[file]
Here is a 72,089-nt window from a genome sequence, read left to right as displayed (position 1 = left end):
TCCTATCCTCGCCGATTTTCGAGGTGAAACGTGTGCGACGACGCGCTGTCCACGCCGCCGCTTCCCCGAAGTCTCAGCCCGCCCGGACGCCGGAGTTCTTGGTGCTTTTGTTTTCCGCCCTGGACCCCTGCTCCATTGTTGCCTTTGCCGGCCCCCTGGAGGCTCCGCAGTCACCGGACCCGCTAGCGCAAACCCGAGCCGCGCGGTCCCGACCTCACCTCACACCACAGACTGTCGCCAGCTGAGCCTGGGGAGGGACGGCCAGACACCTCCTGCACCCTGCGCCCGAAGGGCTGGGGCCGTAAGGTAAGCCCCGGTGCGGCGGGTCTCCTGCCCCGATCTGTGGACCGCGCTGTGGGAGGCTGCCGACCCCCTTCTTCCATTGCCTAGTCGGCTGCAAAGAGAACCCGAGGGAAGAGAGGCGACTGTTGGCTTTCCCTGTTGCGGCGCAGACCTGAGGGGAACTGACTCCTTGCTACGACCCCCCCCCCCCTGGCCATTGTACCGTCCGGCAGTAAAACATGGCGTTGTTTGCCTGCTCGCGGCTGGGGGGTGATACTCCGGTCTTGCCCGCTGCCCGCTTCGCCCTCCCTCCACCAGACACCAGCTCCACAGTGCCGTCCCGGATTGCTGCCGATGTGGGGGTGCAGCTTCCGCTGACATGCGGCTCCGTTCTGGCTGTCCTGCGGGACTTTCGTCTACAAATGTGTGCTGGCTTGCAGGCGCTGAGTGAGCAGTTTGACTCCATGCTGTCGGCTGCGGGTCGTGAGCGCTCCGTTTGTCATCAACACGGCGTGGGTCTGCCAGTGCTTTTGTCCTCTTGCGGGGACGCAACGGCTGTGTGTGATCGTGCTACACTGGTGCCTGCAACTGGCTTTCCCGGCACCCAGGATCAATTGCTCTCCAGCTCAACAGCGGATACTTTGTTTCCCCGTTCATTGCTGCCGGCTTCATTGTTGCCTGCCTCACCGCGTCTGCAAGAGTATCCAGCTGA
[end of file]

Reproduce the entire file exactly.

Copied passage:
Here is a 72,089-nt window from a genome sequence, read left to right as displayed (position 1 = left end):
TCCTATCCTCGCCGATTTTCGAGGTGAAACGTGTGCGACGACGCGCTGTCCACGCCGCCGCTTCCCCGAAGTCTCAGCCCGCCCGGACGCCGGAGTTCTTGGTGCTTTTGTTTTCCGCCCTGGACCCCTGCTCCATTGTTGCCTTTGCCGGCCCCCTGGAGGCTCCGCAGTCACCGGACCCGCTAGCGCAAACCCGAGCCGCGCGGTCCCGACCTCACCTCACACCACAGACTGTCGCCAGCTGAGCCTGGGGAGGGACGGCCAGACACCTCCTGCACCCTGCGCCCGAAGGGCTGGGGCCGTAAGGTAAGCCCCGGTGCGGCGGGTCTCCTGCCCCGATCTGTGGACCGCGCTGTGGGAGGCTGCCGACCCCCTTCTTCCATTGCCTAGTCGGCTGCAAAGAGAACCCGAGGGAAGAGAGGCGACTGTTGGCTTTCCCTGTTGCGGCGCAGACCTGAGGGGAACTGACTCCTTGCTACGACCCCCCCCCCCCTGGCCATTGTACCGTCCGGCAGTAAAACATGGCGTTGTTTGCCTGCTCGCGGCTGGGGGGTGATACTCCGGTCTTGCCCGCTGCCCGCTTCGCCCTCCCTCCACCAGACACCAGCTCCACAGTGCCGTCCCGGATTGCTGCCGATGTGGGGGTGCAGCTTCCGCTGACATGCGGCTCCGTTCTGGCTGTCCTGCGGGACTTTCGTCTACAAATGTGTGCTGGCTTGCAGGCGCTGAGTGAGCAGTTTGACTCCATGCTGTCGGCTGCGGGTCGTGAGCGCTCCGTTTGTCATCAACACGGCGTGGGTCTGCCAGTGCTTTTGTCCTCTTGCGGGGACGCAACGGCTGTGTGTGATCGTGCTACACTGGTGCCTGCAACTGGCTTTCCCGGCACCCAGGATCAATTGCTCTCCAGCTCAACAGCGGATACTTTGTTTCCCCGTTCATTGCTGCCGGCTTCATTGTTGCCTGCCTCACCGCGTCTGCAAGAGTATCCAGCTGA